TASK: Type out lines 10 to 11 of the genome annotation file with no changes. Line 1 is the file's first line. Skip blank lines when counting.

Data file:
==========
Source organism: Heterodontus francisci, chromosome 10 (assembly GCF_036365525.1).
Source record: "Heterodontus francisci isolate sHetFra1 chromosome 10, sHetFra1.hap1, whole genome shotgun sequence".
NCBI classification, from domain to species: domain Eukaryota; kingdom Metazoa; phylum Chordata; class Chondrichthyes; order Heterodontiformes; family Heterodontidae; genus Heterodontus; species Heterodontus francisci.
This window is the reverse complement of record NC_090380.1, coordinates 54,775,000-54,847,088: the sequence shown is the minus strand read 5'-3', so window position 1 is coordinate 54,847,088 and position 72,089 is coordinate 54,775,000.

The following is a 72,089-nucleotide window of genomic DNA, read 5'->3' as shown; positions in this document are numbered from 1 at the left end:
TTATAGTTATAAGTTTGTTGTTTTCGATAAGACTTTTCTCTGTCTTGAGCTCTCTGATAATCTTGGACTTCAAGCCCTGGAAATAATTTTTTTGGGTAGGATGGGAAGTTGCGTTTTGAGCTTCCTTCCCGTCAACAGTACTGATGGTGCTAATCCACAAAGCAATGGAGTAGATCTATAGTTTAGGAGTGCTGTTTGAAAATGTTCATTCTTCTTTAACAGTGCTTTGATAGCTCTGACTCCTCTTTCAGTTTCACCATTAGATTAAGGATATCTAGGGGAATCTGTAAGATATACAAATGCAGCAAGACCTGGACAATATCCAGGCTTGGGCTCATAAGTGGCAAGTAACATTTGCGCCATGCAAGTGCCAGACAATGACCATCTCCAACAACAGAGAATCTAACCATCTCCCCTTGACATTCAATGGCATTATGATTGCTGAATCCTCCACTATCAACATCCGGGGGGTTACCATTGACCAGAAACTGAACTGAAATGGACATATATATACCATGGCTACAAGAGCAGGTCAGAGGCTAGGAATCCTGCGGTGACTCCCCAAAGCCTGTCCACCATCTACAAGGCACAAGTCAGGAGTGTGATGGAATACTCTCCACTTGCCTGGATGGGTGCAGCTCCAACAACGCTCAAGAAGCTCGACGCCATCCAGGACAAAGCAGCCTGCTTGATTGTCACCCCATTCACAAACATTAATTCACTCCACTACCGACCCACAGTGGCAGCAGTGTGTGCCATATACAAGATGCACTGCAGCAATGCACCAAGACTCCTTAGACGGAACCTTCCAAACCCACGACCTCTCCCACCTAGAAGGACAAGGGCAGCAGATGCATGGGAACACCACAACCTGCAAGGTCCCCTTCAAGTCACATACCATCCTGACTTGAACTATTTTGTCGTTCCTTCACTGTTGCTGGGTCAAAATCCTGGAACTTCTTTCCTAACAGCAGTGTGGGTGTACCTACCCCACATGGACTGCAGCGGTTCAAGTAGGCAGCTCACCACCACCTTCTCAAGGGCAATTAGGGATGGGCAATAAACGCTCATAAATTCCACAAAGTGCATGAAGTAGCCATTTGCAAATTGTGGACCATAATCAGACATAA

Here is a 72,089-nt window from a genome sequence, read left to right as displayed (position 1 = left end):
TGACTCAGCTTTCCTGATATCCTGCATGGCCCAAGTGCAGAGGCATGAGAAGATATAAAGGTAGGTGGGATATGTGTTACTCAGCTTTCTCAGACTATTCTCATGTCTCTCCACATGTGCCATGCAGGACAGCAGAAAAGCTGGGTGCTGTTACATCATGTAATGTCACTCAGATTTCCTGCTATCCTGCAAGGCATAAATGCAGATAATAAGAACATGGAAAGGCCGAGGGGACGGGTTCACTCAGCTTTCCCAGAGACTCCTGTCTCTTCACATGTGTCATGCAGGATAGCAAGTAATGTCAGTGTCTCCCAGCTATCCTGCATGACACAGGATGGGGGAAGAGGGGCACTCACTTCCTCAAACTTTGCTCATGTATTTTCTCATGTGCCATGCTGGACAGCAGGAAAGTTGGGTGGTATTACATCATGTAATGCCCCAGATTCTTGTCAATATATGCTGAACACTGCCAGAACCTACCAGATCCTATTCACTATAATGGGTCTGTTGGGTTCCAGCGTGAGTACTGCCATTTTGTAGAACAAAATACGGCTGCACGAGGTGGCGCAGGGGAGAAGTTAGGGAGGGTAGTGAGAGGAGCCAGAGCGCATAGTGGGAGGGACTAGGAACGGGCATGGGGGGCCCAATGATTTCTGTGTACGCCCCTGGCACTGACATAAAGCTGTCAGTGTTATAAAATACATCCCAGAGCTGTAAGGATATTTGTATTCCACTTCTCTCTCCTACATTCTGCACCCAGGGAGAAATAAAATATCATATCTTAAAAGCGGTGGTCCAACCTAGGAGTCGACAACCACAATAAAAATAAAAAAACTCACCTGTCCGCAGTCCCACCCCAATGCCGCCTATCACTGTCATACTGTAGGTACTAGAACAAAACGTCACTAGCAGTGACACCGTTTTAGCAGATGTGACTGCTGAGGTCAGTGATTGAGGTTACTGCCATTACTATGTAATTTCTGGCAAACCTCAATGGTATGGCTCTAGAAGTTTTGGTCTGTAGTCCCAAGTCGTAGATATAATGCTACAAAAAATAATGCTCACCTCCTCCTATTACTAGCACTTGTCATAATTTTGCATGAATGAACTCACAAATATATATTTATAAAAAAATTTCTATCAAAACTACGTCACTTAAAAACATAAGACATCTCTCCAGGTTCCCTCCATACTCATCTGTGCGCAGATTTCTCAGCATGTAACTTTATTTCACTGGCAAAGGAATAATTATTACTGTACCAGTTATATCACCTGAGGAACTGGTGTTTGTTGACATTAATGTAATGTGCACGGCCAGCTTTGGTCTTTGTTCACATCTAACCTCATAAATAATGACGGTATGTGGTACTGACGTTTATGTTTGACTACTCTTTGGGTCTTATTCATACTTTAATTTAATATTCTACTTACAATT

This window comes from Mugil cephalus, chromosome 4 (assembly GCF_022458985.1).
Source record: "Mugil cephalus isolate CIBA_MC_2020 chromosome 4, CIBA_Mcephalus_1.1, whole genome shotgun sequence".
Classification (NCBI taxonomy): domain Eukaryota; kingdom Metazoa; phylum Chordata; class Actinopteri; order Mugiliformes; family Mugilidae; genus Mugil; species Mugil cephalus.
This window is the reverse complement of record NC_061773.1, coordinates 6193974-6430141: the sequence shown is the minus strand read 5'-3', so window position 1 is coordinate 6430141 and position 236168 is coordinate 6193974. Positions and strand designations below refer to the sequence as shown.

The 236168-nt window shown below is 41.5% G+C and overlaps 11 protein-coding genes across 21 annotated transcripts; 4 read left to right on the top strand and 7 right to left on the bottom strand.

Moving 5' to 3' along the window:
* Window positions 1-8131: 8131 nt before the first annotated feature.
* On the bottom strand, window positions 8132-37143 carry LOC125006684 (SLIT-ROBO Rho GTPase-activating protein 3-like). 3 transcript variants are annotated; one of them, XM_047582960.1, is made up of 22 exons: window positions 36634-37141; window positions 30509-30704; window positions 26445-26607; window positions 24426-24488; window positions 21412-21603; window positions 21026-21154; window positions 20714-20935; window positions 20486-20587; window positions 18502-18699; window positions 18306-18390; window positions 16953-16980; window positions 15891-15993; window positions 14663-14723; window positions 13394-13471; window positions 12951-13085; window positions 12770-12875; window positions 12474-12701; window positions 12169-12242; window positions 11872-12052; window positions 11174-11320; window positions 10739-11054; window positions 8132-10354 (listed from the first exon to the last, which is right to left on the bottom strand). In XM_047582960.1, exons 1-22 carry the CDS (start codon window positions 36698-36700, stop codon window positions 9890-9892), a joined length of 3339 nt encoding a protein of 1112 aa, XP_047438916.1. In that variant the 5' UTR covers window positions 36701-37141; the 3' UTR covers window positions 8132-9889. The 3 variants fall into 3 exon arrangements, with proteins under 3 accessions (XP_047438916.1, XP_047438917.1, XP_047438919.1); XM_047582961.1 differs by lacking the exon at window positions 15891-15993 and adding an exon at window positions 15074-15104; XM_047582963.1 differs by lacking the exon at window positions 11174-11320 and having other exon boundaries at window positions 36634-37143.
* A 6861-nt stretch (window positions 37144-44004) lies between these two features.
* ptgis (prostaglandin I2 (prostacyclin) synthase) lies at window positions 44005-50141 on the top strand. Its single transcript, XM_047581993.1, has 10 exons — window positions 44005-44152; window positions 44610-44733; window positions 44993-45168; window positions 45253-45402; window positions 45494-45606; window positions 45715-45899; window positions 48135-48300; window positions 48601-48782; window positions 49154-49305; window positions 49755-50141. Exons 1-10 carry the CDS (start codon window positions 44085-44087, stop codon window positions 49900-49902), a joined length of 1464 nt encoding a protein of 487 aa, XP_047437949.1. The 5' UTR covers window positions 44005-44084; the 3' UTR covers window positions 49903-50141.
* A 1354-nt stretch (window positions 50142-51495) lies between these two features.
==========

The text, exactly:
Source record: "Mugil cephalus isolate CIBA_MC_2020 chromosome 4, CIBA_Mcephalus_1.1, whole genome shotgun sequence".
Classification (NCBI taxonomy): domain Eukaryota; kingdom Metazoa; phylum Chordata; class Actinopteri; order Mugiliformes; family Mugilidae; genus Mugil; species Mugil cephalus.